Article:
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Report No. 154

Chapter IX

Examination of Witnesses and Record of Their Statements: Sections 161 and 162

1. These two sections dealing with oral examination of witnesses by the Police, the record to be made of their statements and the use to which it may put subsequently have been the subject matter of many court decisions, discussions and consideration by various Commissions including the National Police Commission and they have attracted a variety of comments and suggestions. The Fourteenth Report1 of the Law Commission is the earliest one to consider the issues involved.

The Commission expressed the view that the discretion allowed to a Police Officer to record or not to record the statement of witnesses orally examined by him is in such restricted terms that the whole purpose of section 173 would be defeated by a negligent or dishonest Police Officer and, the Commission, therefore, recommended that the Police Officer should be obliged by law to reduce in writing to record the statement of every witness against whom the prosecution proposed to examine at the trial. This view was accepted; in the Thirty Seventh Report of the Law Commission2.

But the recommendation went further to suggest that statement of every witness questioned by the' police under section 161 must be recorded thereby suggesting that the recording of statement of witnesses should not be limited only to those proposed to be examined at the trial. The Law Commission again in its Forty First Report3 considered these recommendations and suggested that there is no need to place any fatter on the discretion of the Police Officer at the stage of investigation and better to leave it to him to record only what in his judgment is worth recording and leave the rest to the departmental instructions and supervision.

1. Fourteenth Report of the Law Commission, (1958).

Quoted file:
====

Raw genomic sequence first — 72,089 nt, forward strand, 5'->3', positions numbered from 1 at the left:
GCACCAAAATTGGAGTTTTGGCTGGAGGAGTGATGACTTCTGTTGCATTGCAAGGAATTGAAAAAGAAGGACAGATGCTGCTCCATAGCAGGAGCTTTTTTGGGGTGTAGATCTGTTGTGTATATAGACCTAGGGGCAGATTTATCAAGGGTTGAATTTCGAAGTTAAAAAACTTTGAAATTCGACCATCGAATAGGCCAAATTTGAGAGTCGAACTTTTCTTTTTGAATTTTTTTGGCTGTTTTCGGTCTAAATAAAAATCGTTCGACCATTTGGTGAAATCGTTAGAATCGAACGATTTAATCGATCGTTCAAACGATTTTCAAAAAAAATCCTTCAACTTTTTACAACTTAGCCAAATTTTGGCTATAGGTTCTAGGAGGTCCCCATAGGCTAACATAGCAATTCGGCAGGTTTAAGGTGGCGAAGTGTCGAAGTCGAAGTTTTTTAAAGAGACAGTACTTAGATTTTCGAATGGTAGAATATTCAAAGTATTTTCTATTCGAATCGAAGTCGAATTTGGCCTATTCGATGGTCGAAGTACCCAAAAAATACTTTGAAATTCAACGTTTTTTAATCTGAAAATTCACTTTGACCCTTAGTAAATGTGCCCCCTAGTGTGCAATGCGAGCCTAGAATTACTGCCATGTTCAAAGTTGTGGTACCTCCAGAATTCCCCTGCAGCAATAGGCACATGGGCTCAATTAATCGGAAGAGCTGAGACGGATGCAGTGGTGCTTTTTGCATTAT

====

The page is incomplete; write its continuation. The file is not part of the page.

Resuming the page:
2. Thirty-seventh Report of the Law Commission, paras. 437-440, (1967).

3. Forty-first Report of the Law Commission, para. 14.9, (1969).

2. Section 162(1) lays down firstly, the prohibition that no statement made by any person to a Police Officer in the course of investigation, under this chapter shall, if reduced in writing be signed by the person making it. In the Fourteenth Report, the Law Commission recommended that the literate witnesses Should be required to sign the statements1. In the Thirty Seventh Report2, the Commission, however, did not favour such a change.

But, in the Forty First Report, the Commission, however, recommended that where the person can read the statement so recorded, his signature can be obtained after he has read the statement. The second part of section 162(1) has been found to be controversial. It provides that no statement of witness to the police or any record thereof whether in a police diary or otherwise or any part of such statement or record shall be used for any purpose at an enquiry or trial.

But, when a witness is called for the prosecution, any part of the statement if duly quoted may be used by the accused and with the permission of the Court by the prosecution to contradict such witness in the manner provided by section 145 of the Evidence Act. But, there had been many complaints that the police record of a witness is often inaccurate that a dishonest Police Officer can write anything he likes. The Forty First Report3 of the Law Commission having considered the various views also observed that the statement under section 164 would not be a good substitute for the statement before the police. The Commission ultimately, however, did not recommend any change.

1. Fourteenth Report of the Law Commission, Vol. 2, (1958).

2. Thirty-seventh Report of the Law Commission, para. 437(c), (1967).

3. Forty-first Report of the Law Commission, Vol. I, para. 14-13, (1969).

3. The National Police Commission in its Fourth Report1 considered various views and suggestions and also the voluminous case law built up on these two sections over several years. The Commission noted that under the present provisions of section 162, the Police Officer is precluded from obtaining the signature of a person and the statement recorded from him.